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Perhaps Asherah was near one night since I awoke to hear the name Elat (another name for Asherah), I thought that I must have been dreaming, but then again maybe not. Sometimes I’ll sense presences of spirits nearby although they are not usually in the habit of talking to me and that night I felt as if I wasn’t alone and that a feminine presence was with me. There was a poignant image of an eternally young and beautiful woman with long straight and shiny black hair, laughing happily about something motioning expressively with her hands. With this image in my mind I fell back to sleep with no more dreams of goddesses, the presence was gone in the morning although I felt the same familiar presence with me a few times afterword. I wondered as to why she would be interested in me. Decided I better do a little research and I was a little surprised when I Iearned that she was Yahweh’s wife.

Yes, apparently the great Abrahamic god had a wife at one time before she was excluded from the Bible although she has been mentioned in the Old Testament at least 40 times however many of these texts make her appear villainous  or they make her appear masculine and refer to her in the plural as “the asherahs.” However she isn’t mentioned in the King James Bible since she had been written out by the fundamentalist monotheists. Scholars seem to think that asherahs might be wooden poles or groves or trees. Cuneiform tablets dating from the 13th century B.C.E where found in Ugarit (Syria) telling us that she was the wife of El, known as Elat whose name translates as goddess and it can also mean large shade tree. So Elat was a fertility goddess and these wooden symbols represented her and it also says that El and Elat had 70 sons who were all gods. Since she gave birth to so many gods she is called the main fertility goddess and a true force of nature. Due to her identification with the wooden poles and trees she is also associated with the Tree of Life. These sacred wooden poles were placed in Yahweh’s temples for worship thereby worshiping both the mother and the father at once. However her own places of worship were on hilltops, forests and groves and she brought successful crops and was associated with fertility and new growth; she is also called the mistress of the sea, so it seems that she had many connections to nature and can be considered a Great Mother.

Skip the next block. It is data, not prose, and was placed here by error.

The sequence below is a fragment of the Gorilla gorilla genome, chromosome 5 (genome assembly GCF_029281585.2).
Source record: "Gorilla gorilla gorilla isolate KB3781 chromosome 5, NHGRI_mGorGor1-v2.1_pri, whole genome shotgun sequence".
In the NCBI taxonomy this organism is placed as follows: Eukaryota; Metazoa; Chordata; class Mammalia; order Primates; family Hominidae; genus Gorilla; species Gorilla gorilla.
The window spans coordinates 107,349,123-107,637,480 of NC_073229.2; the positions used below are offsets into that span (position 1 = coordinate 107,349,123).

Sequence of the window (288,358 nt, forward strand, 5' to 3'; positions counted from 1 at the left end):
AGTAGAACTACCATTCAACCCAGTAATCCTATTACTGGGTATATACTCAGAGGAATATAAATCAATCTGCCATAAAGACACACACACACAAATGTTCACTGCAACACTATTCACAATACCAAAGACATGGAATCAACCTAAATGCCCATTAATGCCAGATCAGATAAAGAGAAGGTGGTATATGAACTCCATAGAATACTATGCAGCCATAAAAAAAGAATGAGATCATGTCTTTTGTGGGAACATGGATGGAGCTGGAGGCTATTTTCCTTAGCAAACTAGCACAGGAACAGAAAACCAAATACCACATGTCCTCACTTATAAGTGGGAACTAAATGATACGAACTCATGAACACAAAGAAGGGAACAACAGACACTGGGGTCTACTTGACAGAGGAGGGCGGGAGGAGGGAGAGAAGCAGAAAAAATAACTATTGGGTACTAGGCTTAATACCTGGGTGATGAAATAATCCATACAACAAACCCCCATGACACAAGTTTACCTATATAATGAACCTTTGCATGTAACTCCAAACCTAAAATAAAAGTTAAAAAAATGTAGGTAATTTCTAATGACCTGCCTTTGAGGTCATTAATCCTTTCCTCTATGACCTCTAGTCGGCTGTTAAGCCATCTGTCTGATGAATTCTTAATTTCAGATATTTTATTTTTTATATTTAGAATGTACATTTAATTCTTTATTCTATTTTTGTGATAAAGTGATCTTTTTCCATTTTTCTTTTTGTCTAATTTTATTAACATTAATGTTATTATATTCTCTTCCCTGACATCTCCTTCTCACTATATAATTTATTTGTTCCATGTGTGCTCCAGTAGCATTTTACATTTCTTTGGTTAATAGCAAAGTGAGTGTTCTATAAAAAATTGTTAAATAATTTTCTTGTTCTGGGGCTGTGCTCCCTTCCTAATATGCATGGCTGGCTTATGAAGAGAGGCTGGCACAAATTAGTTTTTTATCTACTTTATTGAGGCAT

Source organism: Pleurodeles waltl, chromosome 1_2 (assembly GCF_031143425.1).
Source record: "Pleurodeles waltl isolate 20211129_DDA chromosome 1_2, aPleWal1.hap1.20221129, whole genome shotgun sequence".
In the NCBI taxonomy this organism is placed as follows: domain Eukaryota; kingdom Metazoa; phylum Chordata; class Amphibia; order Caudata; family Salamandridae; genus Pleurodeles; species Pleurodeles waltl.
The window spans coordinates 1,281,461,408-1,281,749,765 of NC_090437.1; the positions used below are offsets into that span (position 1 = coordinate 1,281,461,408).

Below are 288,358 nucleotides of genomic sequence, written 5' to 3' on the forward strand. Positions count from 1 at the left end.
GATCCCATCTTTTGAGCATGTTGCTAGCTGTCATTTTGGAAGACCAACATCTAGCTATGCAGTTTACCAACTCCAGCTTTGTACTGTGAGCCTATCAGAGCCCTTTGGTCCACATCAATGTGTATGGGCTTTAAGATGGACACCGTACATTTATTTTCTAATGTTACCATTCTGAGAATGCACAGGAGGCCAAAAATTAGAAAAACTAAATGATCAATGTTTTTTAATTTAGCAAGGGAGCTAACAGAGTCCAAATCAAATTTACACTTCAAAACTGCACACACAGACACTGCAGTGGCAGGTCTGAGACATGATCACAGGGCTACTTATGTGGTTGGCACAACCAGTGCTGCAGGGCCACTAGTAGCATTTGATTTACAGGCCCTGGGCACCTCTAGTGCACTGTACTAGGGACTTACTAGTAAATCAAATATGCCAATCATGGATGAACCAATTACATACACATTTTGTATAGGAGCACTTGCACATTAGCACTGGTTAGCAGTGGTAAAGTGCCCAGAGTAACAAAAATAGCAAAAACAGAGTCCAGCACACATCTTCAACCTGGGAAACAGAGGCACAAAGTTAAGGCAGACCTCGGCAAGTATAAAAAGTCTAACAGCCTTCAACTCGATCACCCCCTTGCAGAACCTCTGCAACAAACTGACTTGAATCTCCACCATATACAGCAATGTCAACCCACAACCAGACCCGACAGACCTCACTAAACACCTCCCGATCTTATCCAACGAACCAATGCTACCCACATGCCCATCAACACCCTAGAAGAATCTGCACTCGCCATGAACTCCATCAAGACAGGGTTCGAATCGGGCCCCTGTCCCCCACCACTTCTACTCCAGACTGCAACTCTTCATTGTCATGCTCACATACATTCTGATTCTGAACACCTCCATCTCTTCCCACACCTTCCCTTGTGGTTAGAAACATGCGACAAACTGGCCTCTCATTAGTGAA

This is a picture of one of the many small figurines of Asherah that could be found inside individual homes, probably used as an object or worship, perhaps by women seeking comfort regarding conception and childbirth judging by the way that she is cupping her breasts. There were many more of these figurines found than her male counterpart leading a person to think that Asherah was very popular among the common people:

asherah

I seems that like Astarte/Inanna, Elat also was honored with cakes and breads made by women in her honor and these cakes were blessed than ritually eaten.

There seems to be some confusion between Astarte and Asherah and the latter is also said to be the wife of Ba’al among the Canaanites but this might have been a tactic used to discredit her by associating her with Ba’al and Astarte whose cult had been rejected by the religious or spiritual authorities at the time. There also seems to be some disagreement among scholars about whether Asherah and Astarte are two individual goddesses or if they are the same being. However, Ba’al can also mean husband so the term Ba’al used in conjunction with Asherah could still be Yahweh. The confusion originates from the similarity of her name, Atharath, in Southern Arabia which is similar to Astarte. Also their names were interchanged in the Amarna tablets which might mean that they weren’t so sure about the differences between these two goddesses.

Despite all evidence of Asherahs presence being wiped out, she is being unearthed by archeology and her worship is being brought back into the light. She is also known as the Shekinah which is a term found in the Talmud and describing God’s presence on Earth and represents the feminine aspect of God, in other words the goddess of monotheistic faiths.

So why would she come to me? Perhaps to remind me that she is there and not to forget her presence even though I left Christianity long ago and that the goddess is still present in my Christian family traditions.

Resources:

http://www.matrifocus.com/LAM04/spotlight.htm

http://books.google.ca/books?id=VfAX_wkMM4IC&printsec=frontcover&dq=the+hebrew+goddess&hl=en&sa=X&ei=V3_sULuGJ6Pi2gXLw4CADg&sqi=2&ved=0CDkQ6AEwAA#v=onepage&q=the%20hebrew%20goddess&f=false

http://journeyingtothegoddess.wordpress.com/2012/02/25/goddess-asherah/

http://www.bellaonline.com/articles/art48784.asp

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